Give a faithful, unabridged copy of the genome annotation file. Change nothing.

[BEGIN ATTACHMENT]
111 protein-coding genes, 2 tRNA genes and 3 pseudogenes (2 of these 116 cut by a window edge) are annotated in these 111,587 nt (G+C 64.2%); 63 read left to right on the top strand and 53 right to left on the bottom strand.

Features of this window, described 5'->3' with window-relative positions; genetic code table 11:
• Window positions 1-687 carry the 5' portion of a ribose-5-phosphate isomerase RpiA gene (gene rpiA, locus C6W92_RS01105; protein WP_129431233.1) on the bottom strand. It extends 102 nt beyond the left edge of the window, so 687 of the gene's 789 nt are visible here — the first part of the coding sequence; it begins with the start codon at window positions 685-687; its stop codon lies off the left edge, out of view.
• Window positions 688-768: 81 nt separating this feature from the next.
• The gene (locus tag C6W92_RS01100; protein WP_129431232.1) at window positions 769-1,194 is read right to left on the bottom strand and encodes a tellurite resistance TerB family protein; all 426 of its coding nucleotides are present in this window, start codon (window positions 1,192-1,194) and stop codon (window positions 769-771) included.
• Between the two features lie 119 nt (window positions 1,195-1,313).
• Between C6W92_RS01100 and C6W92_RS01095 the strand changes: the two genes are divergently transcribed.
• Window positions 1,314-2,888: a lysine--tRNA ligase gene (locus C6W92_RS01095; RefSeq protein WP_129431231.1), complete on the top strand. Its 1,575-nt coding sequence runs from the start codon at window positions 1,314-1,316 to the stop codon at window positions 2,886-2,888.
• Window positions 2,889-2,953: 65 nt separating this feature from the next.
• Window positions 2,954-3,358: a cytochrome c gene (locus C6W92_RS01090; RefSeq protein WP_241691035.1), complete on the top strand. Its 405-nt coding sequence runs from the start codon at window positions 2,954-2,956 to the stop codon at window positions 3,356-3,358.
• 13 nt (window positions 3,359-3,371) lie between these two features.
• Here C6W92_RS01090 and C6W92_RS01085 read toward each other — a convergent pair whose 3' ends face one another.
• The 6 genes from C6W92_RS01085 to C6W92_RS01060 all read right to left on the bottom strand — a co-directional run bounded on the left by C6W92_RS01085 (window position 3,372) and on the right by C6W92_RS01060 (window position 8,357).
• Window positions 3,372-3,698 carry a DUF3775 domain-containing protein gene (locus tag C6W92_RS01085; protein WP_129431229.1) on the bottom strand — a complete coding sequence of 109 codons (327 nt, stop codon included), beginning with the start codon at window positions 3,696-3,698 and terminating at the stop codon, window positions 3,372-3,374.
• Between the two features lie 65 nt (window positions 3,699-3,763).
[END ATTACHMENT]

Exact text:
111 protein-coding genes, 2 tRNA genes and 3 pseudogenes (2 of these 116 cut by a window edge) are annotated in these 111,587 nt (G+C 64.2%); 63 read left to right on the top strand and 53 right to left on the bottom strand.

Features of this window, described 5'->3' with window-relative positions; genetic code table 11:
• Window positions 1-687 carry the 5' portion of a ribose-5-phosphate isomerase RpiA gene (gene rpiA, locus C6W92_RS01105; protein WP_129431233.1) on the bottom strand. It extends 102 nt beyond the left edge of the window, so 687 of the gene's 789 nt are visible here — the first part of the coding sequence; it begins with the start codon at window positions 685-687; its stop codon lies off the left edge, out of view.
• Window positions 688-768: 81 nt separating this feature from the next.
• The gene (locus tag C6W92_RS01100; protein WP_129431232.1) at window positions 769-1,194 is read right to left on the bottom strand and encodes a tellurite resistance TerB family protein; all 426 of its coding nucleotides are present in this window, start codon (window positions 1,192-1,194) and stop codon (window positions 769-771) included.
• Between the two features lie 119 nt (window positions 1,195-1,313).
• Between C6W92_RS01100 and C6W92_RS01095 the strand changes: the two genes are divergently transcribed.
• Window positions 1,314-2,888: a lysine--tRNA ligase gene (locus C6W92_RS01095; RefSeq protein WP_129431231.1), complete on the top strand. Its 1,575-nt coding sequence runs from the start codon at window positions 1,314-1,316 to the stop codon at window positions 2,886-2,888.
• Window positions 2,889-2,953: 65 nt separating this feature from the next.
• Window positions 2,954-3,358: a cytochrome c gene (locus C6W92_RS01090; RefSeq protein WP_241691035.1), complete on the top strand. Its 405-nt coding sequence runs from the start codon at window positions 2,954-2,956 to the stop codon at window positions 3,356-3,358.
• 13 nt (window positions 3,359-3,371) lie between these two features.
• Here C6W92_RS01090 and C6W92_RS01085 read toward each other — a convergent pair whose 3' ends face one another.
• The 6 genes from C6W92_RS01085 to C6W92_RS01060 all read right to left on the bottom strand — a co-directional run bounded on the left by C6W92_RS01085 (window position 3,372) and on the right by C6W92_RS01060 (window position 8,357).
• Window positions 3,372-3,698 carry a DUF3775 domain-containing protein gene (locus tag C6W92_RS01085; protein WP_129431229.1) on the bottom strand — a complete coding sequence of 109 codons (327 nt, stop codon included), beginning with the start codon at window positions 3,696-3,698 and terminating at the stop codon, window positions 3,372-3,374.
• Between the two features lie 65 nt (window positions 3,699-3,763).